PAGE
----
Why internal branding matters

Thinking about how well a brand appeals to employees is just as important as how it appeals to clients. Why? Because employees are one of the most powerful brand assets a company has.

Branding | 3 minute read | Michael Gough

Why internal branding matters
Why internal branding matters

When you think of branding, you probably begin to think about how well a brand appeals to its clients.

But thinking about employees is just as important. Why? Because employees are one of the most powerful brand assets a company has.

Think of it this way. If you have 50 employees, that’s 50 potential spokespeople. What they think about your company’s rich history, and how relevant they think your brand is today, will influence what they have to say about you.

They could give a glowing endorsement. Or they could shoot you down.

A couple of stats to bring the point home:

Only a third of marketing and HR leaders believe they have a well–defined corporate culture that’s embraced across the organisation.

But 41% of interviewees believe employees are the most credible source of information for a business. (More than they trusted PR departments, CEOs and founders).

To a large extent, your brand’s relevance stands or falls on what your employees say about you. A brand is, by one definition, what people say about you when you’re not in the room. So your brand needs to be compelling to your employees, not just your customers.

The power of purpose

Too often, companies direct their branding efforts outward and neglect their internal brand. After all, everyone who works for the company knows what it does – right? 

In an ideal world, yes.

But here’s another dose of reality: your employees might know less about your history, purpose and objectives than you think. They might not know what makes you distinct from others in your market. Or what makes you relevant to your customers.

Often its the complexity of an organisation and its history that can cloud its purpose. And if your employees aren’t clear on the purpose of the company, how can they be effective advocates for it?

Purpose can create and drive satisfaction. Most employees join your company for more than a pay cheque.

They want a connection to the products and services you sell. But they also want direction. And they want some say in that direction.

When that happens, the brand is strengthened from the inside out.

 

In a service brand the most important audience for the organisation is its own people. Your staff must truly understand the brand, believe in it and live it; if they don’t they will have no chance of persuading the final customer to buy it. 

Wally Olins

Two audiences, one brand

Any internal branding effort must align with the “big direction” of your external positioning. This direction should be built on the most compelling aspect of the organisation’s legacy.

The most effective branding targets employees and customers at the same time.

Take a moment to check out Century 21’s campaign. The real estate agent dedicated a microsite to explain its rebrand to its agents.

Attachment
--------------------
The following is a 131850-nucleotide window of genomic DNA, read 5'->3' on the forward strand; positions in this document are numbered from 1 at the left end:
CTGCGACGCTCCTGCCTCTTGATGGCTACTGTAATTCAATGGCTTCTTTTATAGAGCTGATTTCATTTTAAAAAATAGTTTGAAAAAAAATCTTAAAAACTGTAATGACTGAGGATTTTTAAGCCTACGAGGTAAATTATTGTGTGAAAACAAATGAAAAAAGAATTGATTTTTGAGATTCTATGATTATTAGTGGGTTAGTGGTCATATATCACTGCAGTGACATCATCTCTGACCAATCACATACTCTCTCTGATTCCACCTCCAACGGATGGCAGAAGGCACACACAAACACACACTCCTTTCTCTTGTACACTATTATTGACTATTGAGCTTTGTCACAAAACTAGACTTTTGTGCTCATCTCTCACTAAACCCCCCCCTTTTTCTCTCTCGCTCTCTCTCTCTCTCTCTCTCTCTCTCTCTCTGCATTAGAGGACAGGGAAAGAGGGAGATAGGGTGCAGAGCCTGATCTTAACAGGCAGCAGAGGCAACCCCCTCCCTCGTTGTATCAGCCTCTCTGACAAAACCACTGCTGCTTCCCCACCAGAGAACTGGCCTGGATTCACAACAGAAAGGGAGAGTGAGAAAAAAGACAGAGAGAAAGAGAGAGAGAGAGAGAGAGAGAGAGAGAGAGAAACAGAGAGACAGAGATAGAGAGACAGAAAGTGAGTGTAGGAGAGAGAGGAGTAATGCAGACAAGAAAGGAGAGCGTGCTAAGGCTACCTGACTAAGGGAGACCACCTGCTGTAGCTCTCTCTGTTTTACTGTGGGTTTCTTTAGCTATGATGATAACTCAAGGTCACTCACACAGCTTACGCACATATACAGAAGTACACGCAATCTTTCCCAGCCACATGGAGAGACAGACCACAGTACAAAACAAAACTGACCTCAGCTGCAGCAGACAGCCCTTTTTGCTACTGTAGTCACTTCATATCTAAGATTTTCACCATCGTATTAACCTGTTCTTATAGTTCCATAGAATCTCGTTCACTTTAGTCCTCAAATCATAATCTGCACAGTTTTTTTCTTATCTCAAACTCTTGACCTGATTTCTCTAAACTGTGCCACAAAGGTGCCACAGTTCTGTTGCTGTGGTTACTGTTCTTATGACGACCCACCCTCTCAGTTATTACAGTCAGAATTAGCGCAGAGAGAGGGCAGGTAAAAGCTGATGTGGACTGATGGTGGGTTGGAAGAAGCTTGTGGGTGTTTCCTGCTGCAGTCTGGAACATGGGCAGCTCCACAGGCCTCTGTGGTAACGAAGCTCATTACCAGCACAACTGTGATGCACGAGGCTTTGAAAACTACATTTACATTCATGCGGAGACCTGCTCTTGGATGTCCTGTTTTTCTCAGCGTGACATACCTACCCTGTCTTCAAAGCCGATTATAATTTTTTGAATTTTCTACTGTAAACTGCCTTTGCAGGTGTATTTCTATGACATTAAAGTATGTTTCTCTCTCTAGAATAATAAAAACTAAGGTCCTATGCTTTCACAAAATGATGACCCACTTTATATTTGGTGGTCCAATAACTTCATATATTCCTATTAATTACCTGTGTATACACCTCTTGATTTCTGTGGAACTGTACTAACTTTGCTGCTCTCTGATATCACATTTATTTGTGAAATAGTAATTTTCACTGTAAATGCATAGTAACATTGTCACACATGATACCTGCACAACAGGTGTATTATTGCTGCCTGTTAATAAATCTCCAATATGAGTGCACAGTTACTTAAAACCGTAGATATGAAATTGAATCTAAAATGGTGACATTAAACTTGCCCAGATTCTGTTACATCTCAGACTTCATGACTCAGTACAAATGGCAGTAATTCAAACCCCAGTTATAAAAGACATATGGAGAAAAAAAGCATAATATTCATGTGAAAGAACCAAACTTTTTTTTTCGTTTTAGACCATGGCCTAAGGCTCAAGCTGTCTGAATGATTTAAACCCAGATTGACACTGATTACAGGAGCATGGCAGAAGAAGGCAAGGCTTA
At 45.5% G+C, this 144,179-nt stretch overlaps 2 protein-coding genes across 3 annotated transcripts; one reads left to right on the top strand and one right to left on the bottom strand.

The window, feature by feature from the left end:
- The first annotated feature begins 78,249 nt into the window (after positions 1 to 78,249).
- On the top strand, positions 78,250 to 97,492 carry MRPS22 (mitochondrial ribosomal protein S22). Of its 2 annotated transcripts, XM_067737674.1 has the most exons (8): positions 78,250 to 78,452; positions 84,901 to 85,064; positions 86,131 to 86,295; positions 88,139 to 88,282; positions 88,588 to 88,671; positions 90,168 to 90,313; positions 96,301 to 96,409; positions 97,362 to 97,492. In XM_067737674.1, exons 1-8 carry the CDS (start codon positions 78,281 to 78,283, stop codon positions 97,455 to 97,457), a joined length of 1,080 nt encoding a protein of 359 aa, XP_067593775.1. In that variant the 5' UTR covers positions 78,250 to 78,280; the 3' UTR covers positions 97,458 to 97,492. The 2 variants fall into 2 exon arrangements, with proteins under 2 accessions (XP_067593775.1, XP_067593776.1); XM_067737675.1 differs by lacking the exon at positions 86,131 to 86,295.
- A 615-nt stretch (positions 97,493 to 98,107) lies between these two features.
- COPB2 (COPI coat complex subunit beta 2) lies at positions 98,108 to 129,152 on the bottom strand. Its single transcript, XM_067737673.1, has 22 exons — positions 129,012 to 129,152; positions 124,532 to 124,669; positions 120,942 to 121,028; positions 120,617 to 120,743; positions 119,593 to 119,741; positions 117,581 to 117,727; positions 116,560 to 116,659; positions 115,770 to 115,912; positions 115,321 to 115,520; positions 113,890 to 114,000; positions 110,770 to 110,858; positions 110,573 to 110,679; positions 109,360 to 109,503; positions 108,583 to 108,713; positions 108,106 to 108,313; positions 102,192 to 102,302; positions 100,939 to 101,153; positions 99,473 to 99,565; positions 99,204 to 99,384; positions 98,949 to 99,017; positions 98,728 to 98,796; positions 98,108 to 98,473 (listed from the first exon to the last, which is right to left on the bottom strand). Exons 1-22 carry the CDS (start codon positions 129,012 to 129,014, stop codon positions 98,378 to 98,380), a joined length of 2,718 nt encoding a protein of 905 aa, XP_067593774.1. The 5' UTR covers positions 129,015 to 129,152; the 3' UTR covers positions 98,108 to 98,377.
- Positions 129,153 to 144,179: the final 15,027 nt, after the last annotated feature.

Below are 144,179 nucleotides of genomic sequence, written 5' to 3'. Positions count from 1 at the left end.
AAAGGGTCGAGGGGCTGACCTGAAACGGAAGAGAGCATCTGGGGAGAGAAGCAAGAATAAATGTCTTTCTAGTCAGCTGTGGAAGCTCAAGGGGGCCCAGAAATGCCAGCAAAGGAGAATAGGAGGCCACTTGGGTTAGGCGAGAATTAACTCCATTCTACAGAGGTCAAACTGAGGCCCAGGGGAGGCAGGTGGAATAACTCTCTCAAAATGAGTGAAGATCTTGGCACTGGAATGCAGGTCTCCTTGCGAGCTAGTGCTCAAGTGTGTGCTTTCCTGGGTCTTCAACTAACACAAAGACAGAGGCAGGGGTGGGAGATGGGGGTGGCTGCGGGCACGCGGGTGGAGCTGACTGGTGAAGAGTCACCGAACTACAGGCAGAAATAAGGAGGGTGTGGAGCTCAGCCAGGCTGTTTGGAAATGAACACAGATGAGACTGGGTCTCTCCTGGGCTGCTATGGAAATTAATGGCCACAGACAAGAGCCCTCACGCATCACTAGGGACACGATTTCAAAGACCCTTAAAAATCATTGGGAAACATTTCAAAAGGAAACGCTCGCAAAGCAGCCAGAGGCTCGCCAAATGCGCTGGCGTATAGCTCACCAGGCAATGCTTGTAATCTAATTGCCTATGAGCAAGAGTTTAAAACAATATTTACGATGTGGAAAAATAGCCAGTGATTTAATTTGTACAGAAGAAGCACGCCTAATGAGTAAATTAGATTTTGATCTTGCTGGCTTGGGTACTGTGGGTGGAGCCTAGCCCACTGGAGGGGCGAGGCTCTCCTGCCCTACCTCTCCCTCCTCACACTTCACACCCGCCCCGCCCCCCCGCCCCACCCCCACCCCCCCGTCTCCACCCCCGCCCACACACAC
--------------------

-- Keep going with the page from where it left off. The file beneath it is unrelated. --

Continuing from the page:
It’s the same message to employees as it is to customers. But it puts employees at the heart in a very public way. “We tore the old house down… and rebuilt it with our most valuable asset in mind. You. Our agents.”

That’s the way to do it.

Century 21’s campaign ensured that employees were all tracking with the brand’s new direction. It focused on what was most compelling. Employees became part of the story, giving the new brand real clarity. This formed the perfect platform for expressing relevance to its external audience.

Employees see a company’s inner workings first hand. So they’ll be able to sniff out anything that doesn’t chime with their own experience.

That’s why internal branding must shun superficiality.

It needs to clearly set out what the company’s objectives are. Objectives rooted in what the company does, and always has done, best. Then it needs to show how these are relevant to what employees care about.

Where to start

Internal branding isn’t to be undertaken lightly.

You can’t rush it. And you can’t just throw out everything that’s gone before.

There’s a rich legacy to consider. Consultation is key.

Start with employees. Ask them what makes them proud – and not so proud – of your brand.

What works well? What needs to be better?

What makes this company different from competitors? How do they experience the company’s values day to day?

Aviva, the insurance firm, ran an internal campaign involving thousands of employees across 28 countries.

Aviva had centuries–old roots in its merger of three big legacy companies, each with its own rich history. It needed to bring them together under a single global brand and focus on what made it truly relevant.

Tricky.

Employees had to let go of older brand identities. But giving them the chance to shape the future direction of the brand proved essential.

“Having strong internal buy–in allowed us to develop a consistent tone of voice,” says global brand director Jan Gooding.

Worth it

So if there’s one thing we know about internal branding, it’s that it’s not easy.

But it is extremely worthwhile.

Why?

Because your employees are key to your business.

As Sir Richard Branson says: “Success in business is all about people, people, people. Whatever industry a company is in, its employees are its biggest competitive advantage.

”So if you want to supercharge your biggest competitive advantage, it could be time to strengthen your internal brand.

And with a newly strengthened internal brand, you’ll find that expressing your relevance becomes embedded in the company culture itself.